Next lift the sternum (think where the bottom of the bra line is or where a tie clip used to be) towards the ceiling without affecting how you placed your feet or pelvis. You should feel an increase in the separation between the bottom rib and the top of the pelvis. This will also engage your abdominals.
Do not flare in your ribs, but allow them to come towards each other and down toward the pubic bone.

Lastly, keep the eyes focused forward with the chin tucked in towards the neck. You should feel an elongation/lengthening of the back of the neck, which will also put your earlobes in line with your shoulders. So now if a plumb line were dropped down, it would bisect your ear, shoulder, hip, knee, ankle, and go through the middle of the arch of the foot. You should feel taller, lighter, and no area of the body should feel stress, but in unison.

If you stick your buttocks out behind you, even when bending your knees, you are now using your back. The wider your stance, the closer you are to the floor. If you are lifting something light, meaning something that doesn’t strain you, bring it in close to your body and then straighten your legs keeping the buttocks down to the floor. If the object is heavy or bulky, like a bag of dog food, hug it into your body but don’t lift it. Then just straighten your legs with the buttocks facing down to the floor not out to a wall behind you. Because we are
hopefully all attached upper and lower body, just straightening your legs with a heavy item rather than lifting it will put less strain. If you still feel strain when trying to lift a heavy object, DO NOT lift it. Wait for help. One last note on this, you may find that you get yourself into a situation where it is impossible to straddle the object because it may be behind boxes, say, or you are getting clothes out of the washer or out of the trunk of a car. If you lift one leg up and keep the spine straight from head to buttock, this relieves the stress on the
back. You can try it now – stand up and lean over the table. Now lift one leg and then lean over the table. Feel the difference? You should feel relief in the back because there is no strain there with one leg off the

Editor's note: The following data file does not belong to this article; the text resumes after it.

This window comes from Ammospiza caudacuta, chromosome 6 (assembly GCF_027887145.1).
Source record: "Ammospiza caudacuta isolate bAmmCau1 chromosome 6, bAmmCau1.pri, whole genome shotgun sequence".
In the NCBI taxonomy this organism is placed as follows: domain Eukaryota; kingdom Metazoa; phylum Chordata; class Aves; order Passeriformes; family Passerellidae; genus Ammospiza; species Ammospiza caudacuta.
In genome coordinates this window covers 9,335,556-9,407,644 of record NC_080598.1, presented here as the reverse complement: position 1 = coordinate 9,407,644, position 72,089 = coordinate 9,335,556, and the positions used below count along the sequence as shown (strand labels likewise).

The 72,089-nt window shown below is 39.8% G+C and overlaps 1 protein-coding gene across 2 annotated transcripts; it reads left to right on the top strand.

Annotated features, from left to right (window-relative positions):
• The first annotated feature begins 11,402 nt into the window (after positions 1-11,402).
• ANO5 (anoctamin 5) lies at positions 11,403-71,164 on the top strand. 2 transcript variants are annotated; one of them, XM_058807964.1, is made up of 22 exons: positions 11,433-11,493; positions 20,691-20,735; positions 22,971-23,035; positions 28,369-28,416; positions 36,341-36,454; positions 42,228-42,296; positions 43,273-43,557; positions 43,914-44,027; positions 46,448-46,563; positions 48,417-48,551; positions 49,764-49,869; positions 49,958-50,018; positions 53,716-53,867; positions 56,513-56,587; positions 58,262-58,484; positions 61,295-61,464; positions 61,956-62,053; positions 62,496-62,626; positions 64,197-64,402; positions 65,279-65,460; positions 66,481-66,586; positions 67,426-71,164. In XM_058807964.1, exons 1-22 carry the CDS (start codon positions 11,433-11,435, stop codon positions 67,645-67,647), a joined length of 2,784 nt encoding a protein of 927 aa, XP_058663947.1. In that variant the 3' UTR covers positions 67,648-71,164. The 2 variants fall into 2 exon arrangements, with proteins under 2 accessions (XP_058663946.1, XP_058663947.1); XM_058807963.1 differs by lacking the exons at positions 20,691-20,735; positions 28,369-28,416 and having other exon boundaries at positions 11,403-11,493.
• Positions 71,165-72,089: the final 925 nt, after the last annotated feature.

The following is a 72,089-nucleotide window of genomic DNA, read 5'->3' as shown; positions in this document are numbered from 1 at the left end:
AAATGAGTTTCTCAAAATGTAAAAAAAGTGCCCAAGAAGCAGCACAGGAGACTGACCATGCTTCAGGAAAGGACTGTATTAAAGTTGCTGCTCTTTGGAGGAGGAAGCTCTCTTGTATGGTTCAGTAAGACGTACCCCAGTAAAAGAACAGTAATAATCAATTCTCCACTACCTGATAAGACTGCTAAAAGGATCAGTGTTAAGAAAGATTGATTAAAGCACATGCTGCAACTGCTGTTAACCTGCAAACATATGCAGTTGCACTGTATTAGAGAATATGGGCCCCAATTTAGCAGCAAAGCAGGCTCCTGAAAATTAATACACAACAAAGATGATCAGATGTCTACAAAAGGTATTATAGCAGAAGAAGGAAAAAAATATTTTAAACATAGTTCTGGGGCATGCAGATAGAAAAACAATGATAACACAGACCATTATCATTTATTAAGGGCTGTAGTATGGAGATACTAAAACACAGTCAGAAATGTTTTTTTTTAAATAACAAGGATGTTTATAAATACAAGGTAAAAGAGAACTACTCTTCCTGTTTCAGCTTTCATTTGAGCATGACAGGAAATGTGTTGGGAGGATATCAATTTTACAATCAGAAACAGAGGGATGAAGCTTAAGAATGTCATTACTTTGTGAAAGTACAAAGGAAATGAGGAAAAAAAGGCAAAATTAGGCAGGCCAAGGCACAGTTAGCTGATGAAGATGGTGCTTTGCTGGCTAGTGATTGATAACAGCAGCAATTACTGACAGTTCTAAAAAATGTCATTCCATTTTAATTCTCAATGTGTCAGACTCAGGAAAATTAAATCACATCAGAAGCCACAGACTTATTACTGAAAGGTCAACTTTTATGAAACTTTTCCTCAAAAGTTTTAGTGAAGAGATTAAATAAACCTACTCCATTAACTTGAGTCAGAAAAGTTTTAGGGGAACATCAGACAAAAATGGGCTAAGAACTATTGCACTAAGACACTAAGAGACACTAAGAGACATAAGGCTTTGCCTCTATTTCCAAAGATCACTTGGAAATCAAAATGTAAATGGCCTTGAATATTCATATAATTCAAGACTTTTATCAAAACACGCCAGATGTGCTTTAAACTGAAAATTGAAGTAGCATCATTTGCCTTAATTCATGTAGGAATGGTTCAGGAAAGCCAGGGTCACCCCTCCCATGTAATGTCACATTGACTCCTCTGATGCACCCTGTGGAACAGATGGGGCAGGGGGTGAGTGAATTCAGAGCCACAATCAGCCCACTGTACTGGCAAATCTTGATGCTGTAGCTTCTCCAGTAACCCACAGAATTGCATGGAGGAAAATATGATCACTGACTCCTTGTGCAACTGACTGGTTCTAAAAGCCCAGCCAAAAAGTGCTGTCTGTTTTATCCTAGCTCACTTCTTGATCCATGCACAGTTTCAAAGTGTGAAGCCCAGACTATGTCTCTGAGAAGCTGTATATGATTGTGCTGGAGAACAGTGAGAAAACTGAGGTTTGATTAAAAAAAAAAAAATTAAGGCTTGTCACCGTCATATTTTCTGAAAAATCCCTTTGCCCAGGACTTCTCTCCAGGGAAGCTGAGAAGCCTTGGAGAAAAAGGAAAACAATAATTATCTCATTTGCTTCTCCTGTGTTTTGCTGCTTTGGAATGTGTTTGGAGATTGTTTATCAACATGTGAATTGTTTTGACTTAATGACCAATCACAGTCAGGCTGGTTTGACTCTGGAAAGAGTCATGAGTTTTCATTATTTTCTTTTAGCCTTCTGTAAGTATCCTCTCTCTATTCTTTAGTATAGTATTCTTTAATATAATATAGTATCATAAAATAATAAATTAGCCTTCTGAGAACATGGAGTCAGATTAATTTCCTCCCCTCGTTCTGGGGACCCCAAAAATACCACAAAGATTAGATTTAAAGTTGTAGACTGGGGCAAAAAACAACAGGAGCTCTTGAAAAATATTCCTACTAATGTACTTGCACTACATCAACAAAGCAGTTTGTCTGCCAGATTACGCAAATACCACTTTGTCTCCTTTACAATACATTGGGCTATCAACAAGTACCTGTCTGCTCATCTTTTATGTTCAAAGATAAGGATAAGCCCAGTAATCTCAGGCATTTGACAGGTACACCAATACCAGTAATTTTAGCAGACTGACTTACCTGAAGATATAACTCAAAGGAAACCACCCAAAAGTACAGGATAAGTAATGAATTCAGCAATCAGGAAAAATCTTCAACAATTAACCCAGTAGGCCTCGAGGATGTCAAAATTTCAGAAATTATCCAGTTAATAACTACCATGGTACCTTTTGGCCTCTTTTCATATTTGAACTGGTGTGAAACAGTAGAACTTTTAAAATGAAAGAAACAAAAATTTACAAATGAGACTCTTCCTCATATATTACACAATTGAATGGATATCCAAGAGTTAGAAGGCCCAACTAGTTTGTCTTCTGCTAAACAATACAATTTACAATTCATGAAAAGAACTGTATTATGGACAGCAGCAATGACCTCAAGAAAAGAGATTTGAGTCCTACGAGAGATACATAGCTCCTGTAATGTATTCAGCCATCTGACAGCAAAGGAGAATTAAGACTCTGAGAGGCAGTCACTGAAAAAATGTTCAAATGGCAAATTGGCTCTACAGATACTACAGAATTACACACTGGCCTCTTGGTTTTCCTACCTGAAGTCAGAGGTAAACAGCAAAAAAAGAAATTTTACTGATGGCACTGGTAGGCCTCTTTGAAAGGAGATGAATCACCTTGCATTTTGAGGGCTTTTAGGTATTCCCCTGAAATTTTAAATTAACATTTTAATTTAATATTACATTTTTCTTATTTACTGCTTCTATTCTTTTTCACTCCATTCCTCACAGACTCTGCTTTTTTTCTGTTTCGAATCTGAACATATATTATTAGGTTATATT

If you stick your buttocks out behind you, even when bending your knees, you are now using your back. The wider your stance, the closer you are to the floor. If you are lifting something light, meaning something that doesn’t strain you, bring it in close to your body and then straighten your legs keeping the buttocks down to the floor. If the object is heavy or bulky, like a bag of dog food, hug it into your body but don’t lift it. Then just straighten your legs with the buttocks facing down to the floor not out to a wall behind you. Because we are hopefully all attached upper and lower body, just straightening your legs with a heavy item rather than lifting it will put less strain on your body. If you still feel strain when trying to lift a heavy object, DO NOT lift it. Wait for help. One last note on this, you may find that you get yourself into a situation where it is impossible to straddle the object because it may be behind boxes, say, or you are getting clothes out of the washer or out of the trunk of a car. If you lift one leg up and keep the spine straight from head to buttock, this relieves the stress on the back. You can try it now – stand up and lean over the table. Now lift one leg and then lean over the table. Feel the difference? You should feel relief in the back because there is no strain there with one leg off the floor. So think about how you move in your daily activities and how your body feels when you do these activities. If there is strain, something is off. To be continued with other movements we do daily.

HAPPY HOLIDAYS! HAVE A HAPPY, SAFE HOLIDAY PACKAGE LIFTING!

Cynthia Weiss

We Help Women To Increase Their Confidence In Achieving Their Goals Of Having An Independent & Mobile Lifestyle Without The Use Of Pain Medications Or Surgery.